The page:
The linked representation of any binary tree has more null links than actual pointers. If there are 2n total links, there are n+1 null links. A clever way to make use of these null links has been devised by A.J. Perlis and C. Thornton.

Their idea is to replace the null links by pointers called Threads to other nodes in the tree.

If the RCHILD(p) is normally equal to zero, we will replace it by a pointer to the node which would be printed after P when traversing the tree in inorder.

A null LCHILD link at node P is replaced by a pointer to the node which immediately precedes node P in inorder. For example, Let us consider the tree:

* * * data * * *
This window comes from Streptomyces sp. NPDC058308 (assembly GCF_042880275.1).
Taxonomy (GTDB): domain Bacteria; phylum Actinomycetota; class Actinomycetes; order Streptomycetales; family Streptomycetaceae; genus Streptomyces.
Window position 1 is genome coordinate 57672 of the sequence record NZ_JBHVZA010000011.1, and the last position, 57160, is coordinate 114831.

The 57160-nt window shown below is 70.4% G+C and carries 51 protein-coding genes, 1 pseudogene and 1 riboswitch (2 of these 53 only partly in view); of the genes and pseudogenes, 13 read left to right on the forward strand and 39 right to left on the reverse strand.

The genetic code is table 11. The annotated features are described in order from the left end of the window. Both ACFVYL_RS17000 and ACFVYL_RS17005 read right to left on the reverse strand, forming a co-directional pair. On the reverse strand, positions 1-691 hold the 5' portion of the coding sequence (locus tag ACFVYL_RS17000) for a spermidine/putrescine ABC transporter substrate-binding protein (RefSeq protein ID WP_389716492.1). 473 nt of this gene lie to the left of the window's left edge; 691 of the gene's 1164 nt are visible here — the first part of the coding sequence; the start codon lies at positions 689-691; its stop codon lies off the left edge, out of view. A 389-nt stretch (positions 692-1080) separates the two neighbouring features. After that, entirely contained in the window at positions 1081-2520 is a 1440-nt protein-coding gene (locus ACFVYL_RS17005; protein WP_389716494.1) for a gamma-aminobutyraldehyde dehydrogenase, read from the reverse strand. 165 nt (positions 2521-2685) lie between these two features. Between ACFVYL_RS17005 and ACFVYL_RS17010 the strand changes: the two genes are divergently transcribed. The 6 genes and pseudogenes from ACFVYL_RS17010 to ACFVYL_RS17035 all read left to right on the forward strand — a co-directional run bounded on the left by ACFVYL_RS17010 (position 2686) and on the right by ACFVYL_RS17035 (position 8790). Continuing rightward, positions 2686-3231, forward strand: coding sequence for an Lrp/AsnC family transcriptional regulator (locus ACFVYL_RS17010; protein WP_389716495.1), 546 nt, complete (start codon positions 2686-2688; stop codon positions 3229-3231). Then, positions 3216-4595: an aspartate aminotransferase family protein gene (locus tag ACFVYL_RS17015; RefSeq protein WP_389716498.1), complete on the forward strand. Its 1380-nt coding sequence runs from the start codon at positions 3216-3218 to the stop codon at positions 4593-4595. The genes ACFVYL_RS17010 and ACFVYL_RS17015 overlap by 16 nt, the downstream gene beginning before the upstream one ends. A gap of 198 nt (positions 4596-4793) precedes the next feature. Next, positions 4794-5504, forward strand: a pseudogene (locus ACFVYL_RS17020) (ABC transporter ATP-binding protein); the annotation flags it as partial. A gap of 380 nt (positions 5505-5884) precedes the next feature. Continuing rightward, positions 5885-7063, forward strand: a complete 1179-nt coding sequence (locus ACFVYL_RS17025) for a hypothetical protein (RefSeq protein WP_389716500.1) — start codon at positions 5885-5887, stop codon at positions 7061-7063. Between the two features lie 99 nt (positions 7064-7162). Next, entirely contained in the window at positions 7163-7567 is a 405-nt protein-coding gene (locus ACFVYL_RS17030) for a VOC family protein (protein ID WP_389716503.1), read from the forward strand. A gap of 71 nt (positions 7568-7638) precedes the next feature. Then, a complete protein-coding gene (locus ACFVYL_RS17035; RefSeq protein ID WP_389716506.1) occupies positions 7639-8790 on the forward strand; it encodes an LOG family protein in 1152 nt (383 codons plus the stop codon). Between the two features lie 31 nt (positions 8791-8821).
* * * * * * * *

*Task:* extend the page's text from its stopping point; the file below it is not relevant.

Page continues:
The Threaded Tree corresponding to the above tree is:

The tree has 9 nodes and 10 null links which have been replaced by Threads. If we traverse T in inorder the nodes will be visited in the order H D I B E A F C G.

For example, node ‘E’ has a predecessor Thread which points to ‘B’ and a successor Thread which points to ‘A’. In memory representation Threads and normal pointers are distinguished between as by adding two extra one bit fields LBIT and RBIT.

LBIT(P) = 1 if LCHILD(P) is a normal pointer

LBIT(P) = 0 if LCHILD(P) is a Thread

RBIT(P) = 1 if RCHILD(P) is a normal pointer

RBIT(P) = 0 if RCHILD(P) is a Thread

In the above figure two threads have been left dangling in LCHILD(H) and RCHILD(G). In order to have no loose Threads we will assume a head node for all threaded binary trees. The Complete memory representation for the tree is as follows. The tree T is the left sub-tree of the head node.